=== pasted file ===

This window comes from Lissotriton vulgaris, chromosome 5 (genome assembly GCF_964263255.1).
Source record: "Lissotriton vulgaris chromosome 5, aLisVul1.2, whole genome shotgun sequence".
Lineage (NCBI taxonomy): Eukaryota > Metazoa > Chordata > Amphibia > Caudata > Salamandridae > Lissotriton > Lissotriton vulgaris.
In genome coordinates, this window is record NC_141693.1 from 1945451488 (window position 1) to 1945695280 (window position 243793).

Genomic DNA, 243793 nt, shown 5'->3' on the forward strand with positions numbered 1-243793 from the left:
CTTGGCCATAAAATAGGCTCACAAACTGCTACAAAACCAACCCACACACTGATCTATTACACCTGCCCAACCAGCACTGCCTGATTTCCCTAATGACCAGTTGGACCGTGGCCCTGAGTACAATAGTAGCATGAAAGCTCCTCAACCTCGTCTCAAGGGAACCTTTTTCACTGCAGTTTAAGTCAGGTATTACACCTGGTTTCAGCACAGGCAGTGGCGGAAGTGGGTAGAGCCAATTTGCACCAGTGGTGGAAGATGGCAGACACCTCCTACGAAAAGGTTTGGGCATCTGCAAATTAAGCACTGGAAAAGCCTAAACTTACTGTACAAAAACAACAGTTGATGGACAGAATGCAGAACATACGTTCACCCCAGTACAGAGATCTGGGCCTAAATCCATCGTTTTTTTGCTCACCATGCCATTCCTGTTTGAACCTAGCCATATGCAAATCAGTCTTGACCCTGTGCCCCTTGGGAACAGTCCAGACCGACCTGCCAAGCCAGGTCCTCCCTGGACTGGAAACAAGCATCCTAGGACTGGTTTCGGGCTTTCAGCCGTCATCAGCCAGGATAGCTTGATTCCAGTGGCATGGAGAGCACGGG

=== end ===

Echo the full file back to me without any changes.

This window comes from Lissotriton vulgaris, chromosome 5 (genome assembly GCF_964263255.1).
Source record: "Lissotriton vulgaris chromosome 5, aLisVul1.2, whole genome shotgun sequence".
Lineage (NCBI taxonomy): Eukaryota > Metazoa > Chordata > Amphibia > Caudata > Salamandridae > Lissotriton > Lissotriton vulgaris.
In genome coordinates, this window is record NC_141693.1 from 1945451488 (window position 1) to 1945695280 (window position 243793).

Genomic DNA, 243793 nt, shown 5'->3' on the forward strand with positions numbered 1-243793 from the left:
CTTGGCCATAAAATAGGCTCACAAACTGCTACAAAACCAACCCACACACTGATCTATTACACCTGCCCAACCAGCACTGCCTGATTTCCCTAATGACCAGTTGGACCGTGGCCCTGAGTACAATAGTAGCATGAAAGCTCCTCAACCTCGTCTCAAGGGAACCTTTTTCACTGCAGTTTAAGTCAGGTATTACACCTGGTTTCAGCACAGGCAGTGGCGGAAGTGGGTAGAGCCAATTTGCACCAGTGGTGGAAGATGGCAGACACCTCCTACGAAAAGGTTTGGGCATCTGCAAATTAAGCACTGGAAAAGCCTAAACTTACTGTACAAAAACAACAGTTGATGGACAGAATGCAGAACATACGTTCACCCCAGTACAGAGATCTGGGCCTAAATCCATCGTTTTTTTGCTCACCATGCCATTCCTGTTTGAACCTAGCCATATGCAAATCAGTCTTGACCCTGTGCCCCTTGGGAACAGTCCAGACCGACCTGCCAAGCCAGGTCCTCCCTGGACTGGAAACAAGCATCCTAGGACTGGTTTCGGGCTTTCAGCCGTCATCAGCCAGGATAGCTTGATTCCAGTGGCATGGAGAGCACGGG